As a person just starting out to learn filmmaking, especially with basic equipment; the best guidance that can be given you is to keep your process and technique simple. The tips shared in this article, will hopefully, help you start off on a good footing by being able to take good shots and record usable sound with basic equipment such as camcorders, still cameras, or even your smartphone.
Before you get into filming proper, make sure that you check that your camera is ready and that you have a fully charged battery, a clean lens, and there’s sufficient free memory. When you have made certain of those; then you are ready to begin your first experience in filmmaking.
Here are the ten basic tips you should follow when filming:
1. Take Separate Shots
One of the basic errors that beginners make in filming is that they attempt to follow the action and consequently wave the camera around. This is often one of the causes of unsteadiness in film shots. Don’t move the camera about to scan the scene or follow the action; instead, arrange your filming as a series of separate shots, keeping the camera steady for each one.
2. Keep It Steady
For some shots, it is important to have the camera very steady. This is when it is very important to support the camera with a tripod, or by resting on a table, a wall, the back of a chair, or any other position that would help you get the steadiness of the camera. If you can turn on image stabilization on your camera.
3. Move Around: Take Shots from Different Angles
The angles around a subject or object often present different perspectives and tell different stories. It is, therefore, necessary to give your film such aesthetic values by shooting from different angles and places and not just from eye level. Shoot from above, from below, and from different positions around the subject.
4. Frame Carefully
Capture each shot carefully within a frame and keep it simple: get one thing in each shot and pay close attention to the background and the edges of the shot, keeping the camera level. Ensure that each succeeding shot is clearly different from the one before it.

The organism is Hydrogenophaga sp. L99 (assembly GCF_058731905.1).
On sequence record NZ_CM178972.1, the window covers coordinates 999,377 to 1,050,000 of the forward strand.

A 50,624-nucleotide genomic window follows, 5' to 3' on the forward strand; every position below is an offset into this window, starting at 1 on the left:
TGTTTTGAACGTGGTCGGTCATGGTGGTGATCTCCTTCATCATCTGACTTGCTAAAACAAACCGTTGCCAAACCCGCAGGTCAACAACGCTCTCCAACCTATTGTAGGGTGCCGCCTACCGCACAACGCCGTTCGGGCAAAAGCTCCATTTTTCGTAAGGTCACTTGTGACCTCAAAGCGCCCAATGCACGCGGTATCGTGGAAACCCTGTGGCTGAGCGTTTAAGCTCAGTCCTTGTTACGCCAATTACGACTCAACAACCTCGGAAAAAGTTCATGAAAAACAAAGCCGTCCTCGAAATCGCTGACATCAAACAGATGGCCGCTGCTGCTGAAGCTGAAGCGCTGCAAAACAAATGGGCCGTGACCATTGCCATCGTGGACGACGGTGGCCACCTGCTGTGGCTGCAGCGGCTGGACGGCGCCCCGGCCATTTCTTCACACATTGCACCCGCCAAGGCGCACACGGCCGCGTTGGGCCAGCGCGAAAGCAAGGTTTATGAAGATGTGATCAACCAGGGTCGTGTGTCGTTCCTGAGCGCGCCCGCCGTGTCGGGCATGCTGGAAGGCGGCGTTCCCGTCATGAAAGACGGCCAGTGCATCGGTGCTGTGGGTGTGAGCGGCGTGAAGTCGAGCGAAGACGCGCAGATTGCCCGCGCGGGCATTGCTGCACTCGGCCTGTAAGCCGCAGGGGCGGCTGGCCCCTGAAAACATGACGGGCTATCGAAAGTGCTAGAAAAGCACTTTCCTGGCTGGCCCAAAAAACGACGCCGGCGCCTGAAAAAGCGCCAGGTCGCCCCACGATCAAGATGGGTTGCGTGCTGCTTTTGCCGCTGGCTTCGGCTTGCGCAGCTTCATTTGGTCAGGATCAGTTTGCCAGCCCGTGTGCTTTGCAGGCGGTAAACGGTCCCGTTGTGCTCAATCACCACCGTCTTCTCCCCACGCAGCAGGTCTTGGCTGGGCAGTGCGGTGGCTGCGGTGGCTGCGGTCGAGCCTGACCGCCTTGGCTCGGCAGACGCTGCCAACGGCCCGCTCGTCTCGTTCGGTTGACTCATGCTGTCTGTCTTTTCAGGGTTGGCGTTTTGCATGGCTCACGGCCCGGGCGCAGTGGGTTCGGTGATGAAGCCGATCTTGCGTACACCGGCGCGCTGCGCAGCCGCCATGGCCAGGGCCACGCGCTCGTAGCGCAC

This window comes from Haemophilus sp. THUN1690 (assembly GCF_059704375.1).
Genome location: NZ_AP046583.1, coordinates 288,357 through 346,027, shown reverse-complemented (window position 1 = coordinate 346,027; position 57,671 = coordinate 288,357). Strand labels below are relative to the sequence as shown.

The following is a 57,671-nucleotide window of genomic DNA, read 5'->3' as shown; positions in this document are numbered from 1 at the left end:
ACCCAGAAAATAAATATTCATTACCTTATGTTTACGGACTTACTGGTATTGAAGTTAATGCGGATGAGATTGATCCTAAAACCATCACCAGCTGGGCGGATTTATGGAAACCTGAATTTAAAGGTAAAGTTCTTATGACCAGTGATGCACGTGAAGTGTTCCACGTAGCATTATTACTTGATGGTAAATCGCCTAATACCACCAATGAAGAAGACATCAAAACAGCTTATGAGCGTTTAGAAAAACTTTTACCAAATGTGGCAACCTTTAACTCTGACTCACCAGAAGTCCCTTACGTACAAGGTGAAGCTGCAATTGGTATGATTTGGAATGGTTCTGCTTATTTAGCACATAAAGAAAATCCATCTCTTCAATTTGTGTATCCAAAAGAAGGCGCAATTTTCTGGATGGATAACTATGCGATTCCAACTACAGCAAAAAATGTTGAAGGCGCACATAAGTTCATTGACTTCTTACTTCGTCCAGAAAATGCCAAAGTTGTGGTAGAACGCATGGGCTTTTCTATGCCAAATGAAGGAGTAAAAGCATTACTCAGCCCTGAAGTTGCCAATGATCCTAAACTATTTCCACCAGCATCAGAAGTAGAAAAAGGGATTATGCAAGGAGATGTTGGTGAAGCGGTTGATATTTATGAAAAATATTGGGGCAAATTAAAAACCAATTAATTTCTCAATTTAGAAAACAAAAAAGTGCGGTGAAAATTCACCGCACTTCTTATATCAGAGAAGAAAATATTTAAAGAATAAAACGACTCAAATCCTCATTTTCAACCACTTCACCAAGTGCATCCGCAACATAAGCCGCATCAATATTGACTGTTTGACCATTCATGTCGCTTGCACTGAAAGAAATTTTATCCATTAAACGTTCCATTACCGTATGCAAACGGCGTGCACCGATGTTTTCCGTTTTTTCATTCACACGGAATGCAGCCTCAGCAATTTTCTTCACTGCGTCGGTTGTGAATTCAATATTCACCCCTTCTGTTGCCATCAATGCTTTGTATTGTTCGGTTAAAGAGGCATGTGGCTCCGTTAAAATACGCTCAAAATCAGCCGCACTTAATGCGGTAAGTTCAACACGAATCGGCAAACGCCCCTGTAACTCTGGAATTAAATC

5. Don’t Zoom
One temptation that newcomers tend to give in to is that of zooming in and out of shots. While this may be useful in some shots for certain effects; it is however one of the causes of picture unsteadiness. If your camera has a zoom lens, you may want to zoom all the way out, and stay zoomed out. What this does is that the camera shake will be less obvious, and sound quality will even be better because it will require you to get closer to the subject.
6. Get in Close
As we just mentioned above, zooming out will force you to get close to the subject, but you may need to use a lot of close-ups to draw viewers’ attention to important things; but don’t zoom in: instead, get the close-up shots by moving closer to the subject.
7. Check the Light
Most of the basic cameras produce poor image quality in low light. Ensure that you film where there’s a sufficient supply of light but not too much contrast; always film with the light behind you.
8. Take Control
It may prove to be an unwise decision if you choose to trust technology absolutely when filming. The fact that a camera has an autofocus feature doesn’t mean that you have to rely on autofocus and automatic exposure. You should learn to take control of your shots by locking exposure and focus on the most important part of the image shot and then adjust the exposure where necessary. You can also learn to set exposure and focus manually.
9. Watch the Sound
To have a film with no sound or very poor quality sound is like having a person who is not capable of reading sign language communicate with a deaf and mute person. Sounds are crucial to the overall quality of a film. Its importance cannot be overemphasized.
If you intend to use the built-in microphone in your phone or camcorder, then get in close and try as much as possible to film away from distracting background sound. Where possible, use a separate microphone, adjust the sound to a suitable level, and use headphones to monitor the output while you’re recording.
If it is proving impossible for you to record good live sound; then plan for a film that doesn’t need it and then create the soundtrack afterward, or infuse an edited voiceover or music track.
10. Hold the Shot
Always film each shot for a few seconds longer than you need. It could be for additional five or ten seconds for a shot with no action, before and after any action or speech. This will provide you with enough original take space to edit into to produce a seamless film or video afterward.
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